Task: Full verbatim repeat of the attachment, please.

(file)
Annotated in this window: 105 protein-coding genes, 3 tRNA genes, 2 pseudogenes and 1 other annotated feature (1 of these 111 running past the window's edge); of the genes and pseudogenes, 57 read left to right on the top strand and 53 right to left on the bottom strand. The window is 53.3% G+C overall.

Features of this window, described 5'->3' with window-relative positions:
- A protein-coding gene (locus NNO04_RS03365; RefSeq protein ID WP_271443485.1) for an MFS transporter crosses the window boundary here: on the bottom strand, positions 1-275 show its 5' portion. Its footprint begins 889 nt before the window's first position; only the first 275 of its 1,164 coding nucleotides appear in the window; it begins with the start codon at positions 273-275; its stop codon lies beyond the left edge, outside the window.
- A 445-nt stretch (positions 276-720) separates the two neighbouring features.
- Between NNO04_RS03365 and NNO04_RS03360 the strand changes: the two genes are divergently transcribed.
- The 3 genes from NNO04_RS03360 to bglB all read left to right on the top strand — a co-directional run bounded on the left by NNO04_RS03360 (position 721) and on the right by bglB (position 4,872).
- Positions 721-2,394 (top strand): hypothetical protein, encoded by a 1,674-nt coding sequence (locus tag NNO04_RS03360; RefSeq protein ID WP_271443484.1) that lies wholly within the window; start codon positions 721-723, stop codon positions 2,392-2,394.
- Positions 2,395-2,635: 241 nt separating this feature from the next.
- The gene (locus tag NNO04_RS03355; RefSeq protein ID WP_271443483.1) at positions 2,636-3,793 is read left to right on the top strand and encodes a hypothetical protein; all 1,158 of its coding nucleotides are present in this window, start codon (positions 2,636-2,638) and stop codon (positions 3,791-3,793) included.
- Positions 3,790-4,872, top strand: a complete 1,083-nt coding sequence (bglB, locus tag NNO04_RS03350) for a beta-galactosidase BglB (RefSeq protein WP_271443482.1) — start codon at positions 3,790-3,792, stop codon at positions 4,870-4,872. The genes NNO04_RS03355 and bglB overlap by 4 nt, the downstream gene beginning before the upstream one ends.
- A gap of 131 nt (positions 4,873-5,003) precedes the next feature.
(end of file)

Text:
Annotated in this window: 105 protein-coding genes, 3 tRNA genes, 2 pseudogenes and 1 other annotated feature (1 of these 111 running past the window's edge); of the genes and pseudogenes, 57 read left to right on the top strand and 53 right to left on the bottom strand. The window is 53.3% G+C overall.

Features of this window, described 5'->3' with window-relative positions:
- A protein-coding gene (locus NNO04_RS03365; RefSeq protein ID WP_271443485.1) for an MFS transporter crosses the window boundary here: on the bottom strand, positions 1-275 show its 5' portion. Its footprint begins 889 nt before the window's first position; only the first 275 of its 1,164 coding nucleotides appear in the window; it begins with the start codon at positions 273-275; its stop codon lies beyond the left edge, outside the window.
- A 445-nt stretch (positions 276-720) separates the two neighbouring features.
- Between NNO04_RS03365 and NNO04_RS03360 the strand changes: the two genes are divergently transcribed.
- The 3 genes from NNO04_RS03360 to bglB all read left to right on the top strand — a co-directional run bounded on the left by NNO04_RS03360 (position 721) and on the right by bglB (position 4,872).
- Positions 721-2,394 (top strand): hypothetical protein, encoded by a 1,674-nt coding sequence (locus tag NNO04_RS03360; RefSeq protein ID WP_271443484.1) that lies wholly within the window; start codon positions 721-723, stop codon positions 2,392-2,394.
- Positions 2,395-2,635: 241 nt separating this feature from the next.
- The gene (locus tag NNO04_RS03355; RefSeq protein ID WP_271443483.1) at positions 2,636-3,793 is read left to right on the top strand and encodes a hypothetical protein; all 1,158 of its coding nucleotides are present in this window, start codon (positions 2,636-2,638) and stop codon (positions 3,791-3,793) included.
- Positions 3,790-4,872, top strand: a complete 1,083-nt coding sequence (bglB, locus tag NNO04_RS03350) for a beta-galactosidase BglB (RefSeq protein WP_271443482.1) — start codon at positions 3,790-3,792, stop codon at positions 4,870-4,872. The genes NNO04_RS03355 and bglB overlap by 4 nt, the downstream gene beginning before the upstream one ends.
- A gap of 131 nt (positions 4,873-5,003) precedes the next feature.